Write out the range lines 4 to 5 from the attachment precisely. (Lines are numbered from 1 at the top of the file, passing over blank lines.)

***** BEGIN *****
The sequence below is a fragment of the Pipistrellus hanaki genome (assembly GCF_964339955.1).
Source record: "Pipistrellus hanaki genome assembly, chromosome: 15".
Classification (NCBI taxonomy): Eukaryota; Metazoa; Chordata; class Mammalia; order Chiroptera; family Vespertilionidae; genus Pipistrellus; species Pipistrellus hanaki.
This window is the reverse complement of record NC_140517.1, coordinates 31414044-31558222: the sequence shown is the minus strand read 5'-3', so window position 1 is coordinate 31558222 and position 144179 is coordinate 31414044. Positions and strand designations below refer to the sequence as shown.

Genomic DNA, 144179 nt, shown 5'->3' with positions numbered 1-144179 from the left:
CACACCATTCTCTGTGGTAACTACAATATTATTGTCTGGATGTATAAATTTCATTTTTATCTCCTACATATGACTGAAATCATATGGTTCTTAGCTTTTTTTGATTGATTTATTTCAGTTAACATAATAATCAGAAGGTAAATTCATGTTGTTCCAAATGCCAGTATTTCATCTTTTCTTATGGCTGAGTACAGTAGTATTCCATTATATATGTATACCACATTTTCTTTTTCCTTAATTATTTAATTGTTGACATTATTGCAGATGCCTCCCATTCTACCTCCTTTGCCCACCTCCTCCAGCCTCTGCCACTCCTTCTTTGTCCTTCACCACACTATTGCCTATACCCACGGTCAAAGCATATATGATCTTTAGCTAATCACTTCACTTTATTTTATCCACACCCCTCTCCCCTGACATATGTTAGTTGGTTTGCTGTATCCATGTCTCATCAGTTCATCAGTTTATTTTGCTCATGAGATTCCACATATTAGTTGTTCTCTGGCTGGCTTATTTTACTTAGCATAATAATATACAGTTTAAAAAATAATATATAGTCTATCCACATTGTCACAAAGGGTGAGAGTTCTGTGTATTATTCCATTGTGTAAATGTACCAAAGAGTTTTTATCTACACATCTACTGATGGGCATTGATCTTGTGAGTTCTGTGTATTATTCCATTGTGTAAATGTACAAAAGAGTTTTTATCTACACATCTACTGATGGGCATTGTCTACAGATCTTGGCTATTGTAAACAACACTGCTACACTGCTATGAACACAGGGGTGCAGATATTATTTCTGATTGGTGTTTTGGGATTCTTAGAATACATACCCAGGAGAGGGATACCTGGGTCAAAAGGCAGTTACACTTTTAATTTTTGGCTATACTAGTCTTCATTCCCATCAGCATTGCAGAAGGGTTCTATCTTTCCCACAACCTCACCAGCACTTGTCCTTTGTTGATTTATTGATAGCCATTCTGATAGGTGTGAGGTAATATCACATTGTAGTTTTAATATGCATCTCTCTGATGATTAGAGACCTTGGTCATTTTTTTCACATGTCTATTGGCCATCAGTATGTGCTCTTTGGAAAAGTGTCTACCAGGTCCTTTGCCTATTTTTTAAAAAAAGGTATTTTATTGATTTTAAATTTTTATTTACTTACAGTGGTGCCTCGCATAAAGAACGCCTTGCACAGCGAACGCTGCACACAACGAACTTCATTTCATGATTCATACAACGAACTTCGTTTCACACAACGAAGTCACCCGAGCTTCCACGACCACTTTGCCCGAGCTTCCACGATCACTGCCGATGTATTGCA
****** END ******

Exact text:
This window is the reverse complement of record NC_140517.1, coordinates 31414044-31558222: the sequence shown is the minus strand read 5'-3', so window position 1 is coordinate 31558222 and position 144179 is coordinate 31414044. Positions and strand designations below refer to the sequence as shown.

Genomic DNA, 144179 nt, shown 5'->3' with positions numbered 1-144179 from the left: